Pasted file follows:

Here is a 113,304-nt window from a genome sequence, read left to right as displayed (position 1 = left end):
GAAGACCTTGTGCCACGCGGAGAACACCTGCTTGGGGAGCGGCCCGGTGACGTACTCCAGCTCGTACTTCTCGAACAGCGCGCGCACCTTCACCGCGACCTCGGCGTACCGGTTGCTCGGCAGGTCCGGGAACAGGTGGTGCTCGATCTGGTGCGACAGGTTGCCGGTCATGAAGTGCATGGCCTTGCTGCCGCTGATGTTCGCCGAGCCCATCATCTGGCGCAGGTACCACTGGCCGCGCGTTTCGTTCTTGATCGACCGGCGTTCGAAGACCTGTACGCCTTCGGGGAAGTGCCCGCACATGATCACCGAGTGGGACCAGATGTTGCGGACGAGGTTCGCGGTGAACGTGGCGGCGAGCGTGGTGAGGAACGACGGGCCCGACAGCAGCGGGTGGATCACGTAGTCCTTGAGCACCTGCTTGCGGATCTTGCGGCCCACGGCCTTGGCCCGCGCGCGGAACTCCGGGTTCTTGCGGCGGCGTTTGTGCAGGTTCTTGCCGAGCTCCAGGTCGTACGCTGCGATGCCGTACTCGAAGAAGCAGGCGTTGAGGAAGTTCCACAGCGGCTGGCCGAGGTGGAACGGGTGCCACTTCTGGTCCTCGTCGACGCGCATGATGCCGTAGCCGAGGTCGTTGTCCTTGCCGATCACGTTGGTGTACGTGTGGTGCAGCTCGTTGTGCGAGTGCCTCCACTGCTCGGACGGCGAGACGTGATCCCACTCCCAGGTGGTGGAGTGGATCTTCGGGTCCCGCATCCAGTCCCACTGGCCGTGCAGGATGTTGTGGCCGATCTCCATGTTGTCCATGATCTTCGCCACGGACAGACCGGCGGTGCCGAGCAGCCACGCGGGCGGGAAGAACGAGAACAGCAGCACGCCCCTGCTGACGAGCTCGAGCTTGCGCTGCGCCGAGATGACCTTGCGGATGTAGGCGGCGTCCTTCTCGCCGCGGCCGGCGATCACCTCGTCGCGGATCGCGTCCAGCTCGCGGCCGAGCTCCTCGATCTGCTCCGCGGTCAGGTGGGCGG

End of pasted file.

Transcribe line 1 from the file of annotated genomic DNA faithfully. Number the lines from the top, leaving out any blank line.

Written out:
Here is a 113,304-nt window from a genome sequence, read left to right as displayed (position 1 = left end):